Qualifications. I touched on this in the above segment where I mentioned that the defense doctor had not performed surgery in more than 35 years. This undercut his testimony that our client did not need the surgery recommended by the orthopedic surgeon. His credibility was further impeached by showing that he had never written an article or lectured on the subjects about which he was testifying, in sharp contrast to the treating surgeon, who had written more than 30 articles and lectured frequently on the subject. (In order to prepare for this line of questioning, it’s important to be familiar with each doctor’s curriculum vitae (CV)). My questioning created substantial doubt as to the defense doctor’s qualifications to render opinions on the subject matter for which he was hired to testify.
Witness bias. Fla. Statute Sec. 90.608(2) provides:
“Any party, including the party calling the witness, may attack the credibility of a witness by: Showing that the witness is biased.”
Money is the most common cause of bias. It is not unusual for insurance companies to pay certain doctors more than $100,000 a year to write reports and testify against Plaintiffs/Claimants. The information is discoverable in civil actions (see, FRCP 1.280 and Allstate v. Boecher, 733 So.2d 993 (Fla., 1999)), although the players stonewall and obfuscate the truth. Doctor bias is also discoverable through jury verdict databases. The database will show for which side a particular doctor testifies. Most insurance company doctors only testify for defendants. Some experts will say anything for money. Those that do are called “whores” by those in the know.
Showing inconsistent testimony or statements. Since the same whore doctors are used time and again by all of the insurance companies, there’s usually a paper trail of reports and sworn testimony (e.g., depositions and trial transcripts) available. While it it difficult to be consistently dishonest, some of the best experts do a good job of it. This can make it difficult to uncover inconsistent testimony, but the converse is to show that the expert says the same things against Plaintiffs in every case. The information is available through lawyers who keep dossiers on certain doctors and through Plaintiffs-only organizations.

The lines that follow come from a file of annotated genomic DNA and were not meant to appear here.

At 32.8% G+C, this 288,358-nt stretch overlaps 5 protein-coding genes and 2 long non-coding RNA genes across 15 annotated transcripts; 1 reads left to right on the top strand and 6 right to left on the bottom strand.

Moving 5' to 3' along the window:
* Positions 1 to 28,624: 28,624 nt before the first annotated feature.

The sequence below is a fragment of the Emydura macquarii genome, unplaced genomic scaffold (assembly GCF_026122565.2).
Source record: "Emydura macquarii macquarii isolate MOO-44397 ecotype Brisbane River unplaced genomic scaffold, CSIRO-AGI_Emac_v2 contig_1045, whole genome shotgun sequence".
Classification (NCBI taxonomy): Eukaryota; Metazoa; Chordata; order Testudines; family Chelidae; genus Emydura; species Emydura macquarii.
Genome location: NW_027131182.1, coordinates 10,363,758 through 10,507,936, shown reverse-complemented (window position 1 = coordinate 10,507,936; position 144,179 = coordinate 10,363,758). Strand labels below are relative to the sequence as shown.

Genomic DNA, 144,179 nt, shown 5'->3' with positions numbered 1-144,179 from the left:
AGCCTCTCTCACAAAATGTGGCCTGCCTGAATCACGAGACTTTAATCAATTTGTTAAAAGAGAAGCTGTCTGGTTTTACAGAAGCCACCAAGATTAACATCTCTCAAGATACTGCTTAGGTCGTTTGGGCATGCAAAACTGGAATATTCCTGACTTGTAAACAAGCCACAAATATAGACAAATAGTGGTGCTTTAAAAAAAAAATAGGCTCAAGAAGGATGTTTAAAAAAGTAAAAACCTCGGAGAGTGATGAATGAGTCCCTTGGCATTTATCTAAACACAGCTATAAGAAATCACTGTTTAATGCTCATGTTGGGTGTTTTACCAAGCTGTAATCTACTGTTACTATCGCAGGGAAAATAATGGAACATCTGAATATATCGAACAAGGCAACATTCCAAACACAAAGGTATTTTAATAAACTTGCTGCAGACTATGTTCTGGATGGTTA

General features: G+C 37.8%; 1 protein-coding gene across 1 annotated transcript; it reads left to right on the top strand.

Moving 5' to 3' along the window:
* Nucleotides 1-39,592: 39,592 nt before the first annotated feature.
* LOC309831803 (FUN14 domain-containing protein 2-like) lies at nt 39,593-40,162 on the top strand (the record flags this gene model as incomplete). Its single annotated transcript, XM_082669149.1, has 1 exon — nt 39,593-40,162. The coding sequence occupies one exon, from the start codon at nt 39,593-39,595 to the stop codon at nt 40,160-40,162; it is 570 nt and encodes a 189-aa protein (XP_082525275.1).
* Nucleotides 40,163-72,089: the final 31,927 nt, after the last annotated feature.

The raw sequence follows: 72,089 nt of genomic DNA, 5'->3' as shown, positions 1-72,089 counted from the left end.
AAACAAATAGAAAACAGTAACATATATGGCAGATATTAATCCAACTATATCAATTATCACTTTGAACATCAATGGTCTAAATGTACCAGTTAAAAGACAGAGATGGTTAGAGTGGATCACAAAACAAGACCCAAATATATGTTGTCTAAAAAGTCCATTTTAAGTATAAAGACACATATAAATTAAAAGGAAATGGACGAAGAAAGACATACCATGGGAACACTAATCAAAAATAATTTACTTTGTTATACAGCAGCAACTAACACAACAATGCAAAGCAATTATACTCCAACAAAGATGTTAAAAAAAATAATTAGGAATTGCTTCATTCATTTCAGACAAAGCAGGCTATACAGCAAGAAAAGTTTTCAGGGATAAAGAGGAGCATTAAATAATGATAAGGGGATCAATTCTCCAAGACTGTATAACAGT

Cross examination with authoritative literature.Florida Statute 90.706 provides:
Authoritativeness of literature for use in cross-examination.–Statements of facts or opinions on a subject of science, art, or specialized knowledge contained in a published treatise, periodical, book, dissertation, pamphlet, or other writing may be used in cross-examination of an expert witness if the expert witness recognizes the author or the treatise, periodical, book, dissertation, pamphlet, or other writing to be authoritative, or, notwithstanding nonrecognition by the expert witness, if the trial court finds the author or the treatise, periodical, book, dissertation, pamphlet, or other writing to be authoritative and relevant to the subject matter.
The authoritativeness of literature can be acknowledged by the witness being interrogated or by the court upon a proper showing. Not surprisingly, expert witnesses have become increasingly unwilling to recognize writings or authors as “authoritative.” In my recent herniated disc deposition, the defense doctor was a member of the American Academy of Orthopedic Surgeons. I went to the groups website and researched its publications on some of the points about which I would be questioning the doctor. Had he not conceded those points in cross examination without resistance, I was prepared to ask him if he considered his group’s publications authoritative. I’m sort of sorry I didn’t get that chance. It is also not uncommon to be able to use the witnesses own published works against him or her. Unless these folks are getting paid by the likes of the tobacco industry, climate deniers, and pharmaceutical companies to publish papers, it’s more likely that their published works contain honest opinions. Those honest opinions can be used against their shaded litigation testimony. With today’s Internet, the stuff is out there to be found.
Few things are worse than a dishonest doctor. Sadly, too many of them are lined up to testify for the almighty dollar. It is the Plaintiff’s lawyer’s duty to expose them.